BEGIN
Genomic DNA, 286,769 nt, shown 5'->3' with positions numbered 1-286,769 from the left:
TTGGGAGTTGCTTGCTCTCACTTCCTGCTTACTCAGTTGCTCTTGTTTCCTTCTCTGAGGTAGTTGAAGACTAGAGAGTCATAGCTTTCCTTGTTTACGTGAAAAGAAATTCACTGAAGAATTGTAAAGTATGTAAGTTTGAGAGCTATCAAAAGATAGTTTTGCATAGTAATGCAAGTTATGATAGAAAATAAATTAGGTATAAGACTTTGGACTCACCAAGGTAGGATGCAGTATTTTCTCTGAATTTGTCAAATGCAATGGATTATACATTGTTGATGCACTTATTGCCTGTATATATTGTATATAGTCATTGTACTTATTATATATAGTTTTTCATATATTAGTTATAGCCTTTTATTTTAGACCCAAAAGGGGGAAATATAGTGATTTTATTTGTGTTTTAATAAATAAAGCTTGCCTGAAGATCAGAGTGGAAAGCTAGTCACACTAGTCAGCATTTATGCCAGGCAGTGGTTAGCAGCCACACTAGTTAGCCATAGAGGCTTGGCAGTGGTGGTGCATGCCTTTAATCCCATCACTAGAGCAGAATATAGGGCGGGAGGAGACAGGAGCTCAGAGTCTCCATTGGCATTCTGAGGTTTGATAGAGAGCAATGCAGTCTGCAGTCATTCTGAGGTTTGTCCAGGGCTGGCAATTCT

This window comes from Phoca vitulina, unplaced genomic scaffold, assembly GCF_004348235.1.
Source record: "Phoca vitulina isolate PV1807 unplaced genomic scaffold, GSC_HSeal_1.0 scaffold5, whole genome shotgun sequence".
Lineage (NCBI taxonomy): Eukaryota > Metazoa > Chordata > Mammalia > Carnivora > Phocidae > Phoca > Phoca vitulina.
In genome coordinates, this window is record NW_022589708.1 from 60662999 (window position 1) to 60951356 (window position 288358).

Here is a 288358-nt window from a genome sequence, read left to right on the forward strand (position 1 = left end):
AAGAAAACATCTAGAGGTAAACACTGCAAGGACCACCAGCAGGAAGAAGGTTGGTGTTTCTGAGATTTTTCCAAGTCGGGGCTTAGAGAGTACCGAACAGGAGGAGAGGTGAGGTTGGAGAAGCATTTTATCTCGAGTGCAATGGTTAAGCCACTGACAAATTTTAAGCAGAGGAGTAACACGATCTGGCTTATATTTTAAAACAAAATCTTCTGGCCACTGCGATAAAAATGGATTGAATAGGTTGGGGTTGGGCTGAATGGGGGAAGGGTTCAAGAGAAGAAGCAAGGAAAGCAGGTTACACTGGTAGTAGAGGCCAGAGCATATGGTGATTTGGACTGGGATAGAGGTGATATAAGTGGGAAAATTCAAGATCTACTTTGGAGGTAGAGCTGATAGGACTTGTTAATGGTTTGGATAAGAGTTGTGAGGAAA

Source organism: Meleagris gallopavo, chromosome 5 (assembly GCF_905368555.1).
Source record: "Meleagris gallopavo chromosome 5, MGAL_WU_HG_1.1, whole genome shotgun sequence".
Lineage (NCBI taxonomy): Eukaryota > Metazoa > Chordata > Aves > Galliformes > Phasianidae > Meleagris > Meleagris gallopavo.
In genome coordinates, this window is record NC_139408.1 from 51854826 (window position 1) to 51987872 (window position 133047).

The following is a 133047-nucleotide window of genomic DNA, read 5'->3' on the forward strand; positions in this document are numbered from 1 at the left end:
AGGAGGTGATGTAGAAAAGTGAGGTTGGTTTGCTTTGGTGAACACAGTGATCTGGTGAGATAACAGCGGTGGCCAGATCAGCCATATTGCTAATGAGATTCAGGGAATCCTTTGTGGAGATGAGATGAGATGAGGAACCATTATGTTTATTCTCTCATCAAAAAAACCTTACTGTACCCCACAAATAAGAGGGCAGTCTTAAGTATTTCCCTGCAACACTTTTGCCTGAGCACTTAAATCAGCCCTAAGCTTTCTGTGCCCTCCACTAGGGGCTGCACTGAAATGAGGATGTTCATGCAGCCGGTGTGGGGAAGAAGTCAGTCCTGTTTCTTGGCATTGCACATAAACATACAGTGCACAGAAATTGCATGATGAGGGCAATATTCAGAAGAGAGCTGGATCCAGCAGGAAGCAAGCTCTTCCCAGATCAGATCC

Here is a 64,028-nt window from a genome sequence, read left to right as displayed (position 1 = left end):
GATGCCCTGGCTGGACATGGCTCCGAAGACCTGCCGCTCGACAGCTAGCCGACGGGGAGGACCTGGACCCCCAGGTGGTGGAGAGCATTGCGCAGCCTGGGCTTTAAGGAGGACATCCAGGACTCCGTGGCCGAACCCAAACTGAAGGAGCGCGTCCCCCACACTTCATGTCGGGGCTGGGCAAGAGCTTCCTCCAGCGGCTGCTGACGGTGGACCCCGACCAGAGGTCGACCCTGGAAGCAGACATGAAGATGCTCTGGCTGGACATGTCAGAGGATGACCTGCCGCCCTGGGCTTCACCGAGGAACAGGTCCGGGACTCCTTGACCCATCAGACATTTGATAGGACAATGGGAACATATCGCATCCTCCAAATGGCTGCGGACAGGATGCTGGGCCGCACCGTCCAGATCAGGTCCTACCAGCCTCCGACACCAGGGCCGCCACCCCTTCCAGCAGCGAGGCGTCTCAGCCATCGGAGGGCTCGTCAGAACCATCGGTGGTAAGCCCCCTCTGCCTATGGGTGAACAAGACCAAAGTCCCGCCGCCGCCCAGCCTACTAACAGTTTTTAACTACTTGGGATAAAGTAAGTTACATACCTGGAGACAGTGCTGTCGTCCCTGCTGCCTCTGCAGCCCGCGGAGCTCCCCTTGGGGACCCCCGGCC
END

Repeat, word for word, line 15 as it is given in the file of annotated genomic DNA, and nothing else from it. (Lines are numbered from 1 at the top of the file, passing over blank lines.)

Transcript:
Here is a 64,028-nt window from a genome sequence, read left to right as displayed (position 1 = left end):